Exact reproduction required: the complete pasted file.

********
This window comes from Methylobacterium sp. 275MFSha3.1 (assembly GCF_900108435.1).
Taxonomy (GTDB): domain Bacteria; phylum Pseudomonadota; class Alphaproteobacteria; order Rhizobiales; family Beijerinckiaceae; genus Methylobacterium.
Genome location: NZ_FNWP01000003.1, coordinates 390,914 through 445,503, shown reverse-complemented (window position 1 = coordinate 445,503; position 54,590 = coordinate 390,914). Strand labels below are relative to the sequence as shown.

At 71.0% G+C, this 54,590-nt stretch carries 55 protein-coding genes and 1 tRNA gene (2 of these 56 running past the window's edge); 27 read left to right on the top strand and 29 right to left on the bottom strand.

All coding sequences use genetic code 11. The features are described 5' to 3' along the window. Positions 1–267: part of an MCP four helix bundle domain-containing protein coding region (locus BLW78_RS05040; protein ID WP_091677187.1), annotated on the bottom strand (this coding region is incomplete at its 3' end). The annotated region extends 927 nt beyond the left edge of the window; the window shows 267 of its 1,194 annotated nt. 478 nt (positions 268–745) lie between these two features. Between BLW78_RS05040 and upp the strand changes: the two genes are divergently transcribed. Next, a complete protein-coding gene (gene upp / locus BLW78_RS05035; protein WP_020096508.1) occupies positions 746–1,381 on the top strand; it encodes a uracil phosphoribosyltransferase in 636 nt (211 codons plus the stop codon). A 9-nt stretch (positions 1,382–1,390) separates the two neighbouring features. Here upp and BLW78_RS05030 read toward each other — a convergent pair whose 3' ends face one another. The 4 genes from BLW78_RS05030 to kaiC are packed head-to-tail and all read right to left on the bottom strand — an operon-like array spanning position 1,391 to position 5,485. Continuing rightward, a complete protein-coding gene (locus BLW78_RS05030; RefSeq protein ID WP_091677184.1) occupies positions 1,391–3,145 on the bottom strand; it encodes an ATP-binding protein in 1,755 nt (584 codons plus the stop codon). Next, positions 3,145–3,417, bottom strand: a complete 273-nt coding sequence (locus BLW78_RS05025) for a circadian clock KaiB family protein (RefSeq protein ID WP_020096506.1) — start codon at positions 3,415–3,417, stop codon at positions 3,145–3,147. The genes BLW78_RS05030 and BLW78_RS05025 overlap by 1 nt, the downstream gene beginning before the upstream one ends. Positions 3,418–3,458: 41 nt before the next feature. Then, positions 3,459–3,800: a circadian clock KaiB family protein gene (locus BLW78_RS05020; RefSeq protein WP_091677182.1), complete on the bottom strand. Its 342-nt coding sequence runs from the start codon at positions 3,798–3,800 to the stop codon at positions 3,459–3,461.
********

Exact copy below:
This window comes from Methylobacterium sp. 275MFSha3.1 (assembly GCF_900108435.1).
Taxonomy (GTDB): domain Bacteria; phylum Pseudomonadota; class Alphaproteobacteria; order Rhizobiales; family Beijerinckiaceae; genus Methylobacterium.
Genome location: NZ_FNWP01000003.1, coordinates 390,914 through 445,503, shown reverse-complemented (window position 1 = coordinate 445,503; position 54,590 = coordinate 390,914). Strand labels below are relative to the sequence as shown.

At 71.0% G+C, this 54,590-nt stretch carries 55 protein-coding genes and 1 tRNA gene (2 of these 56 running past the window's edge); 27 read left to right on the top strand and 29 right to left on the bottom strand.

All coding sequences use genetic code 11. The features are described 5' to 3' along the window. Positions 1–267: part of an MCP four helix bundle domain-containing protein coding region (locus BLW78_RS05040; protein ID WP_091677187.1), annotated on the bottom strand (this coding region is incomplete at its 3' end). The annotated region extends 927 nt beyond the left edge of the window; the window shows 267 of its 1,194 annotated nt. 478 nt (positions 268–745) lie between these two features. Between BLW78_RS05040 and upp the strand changes: the two genes are divergently transcribed. Next, a complete protein-coding gene (gene upp / locus BLW78_RS05035; protein WP_020096508.1) occupies positions 746–1,381 on the top strand; it encodes a uracil phosphoribosyltransferase in 636 nt (211 codons plus the stop codon). A 9-nt stretch (positions 1,382–1,390) separates the two neighbouring features. Here upp and BLW78_RS05030 read toward each other — a convergent pair whose 3' ends face one another. The 4 genes from BLW78_RS05030 to kaiC are packed head-to-tail and all read right to left on the bottom strand — an operon-like array spanning position 1,391 to position 5,485. Continuing rightward, a complete protein-coding gene (locus BLW78_RS05030; RefSeq protein ID WP_091677184.1) occupies positions 1,391–3,145 on the bottom strand; it encodes an ATP-binding protein in 1,755 nt (584 codons plus the stop codon). Next, positions 3,145–3,417, bottom strand: a complete 273-nt coding sequence (locus BLW78_RS05025) for a circadian clock KaiB family protein (RefSeq protein ID WP_020096506.1) — start codon at positions 3,415–3,417, stop codon at positions 3,145–3,147. The genes BLW78_RS05030 and BLW78_RS05025 overlap by 1 nt, the downstream gene beginning before the upstream one ends. Positions 3,418–3,458: 41 nt before the next feature. Then, positions 3,459–3,800: a circadian clock KaiB family protein gene (locus BLW78_RS05020; RefSeq protein WP_091677182.1), complete on the bottom strand. Its 342-nt coding sequence runs from the start codon at positions 3,798–3,800 to the stop codon at positions 3,459–3,461.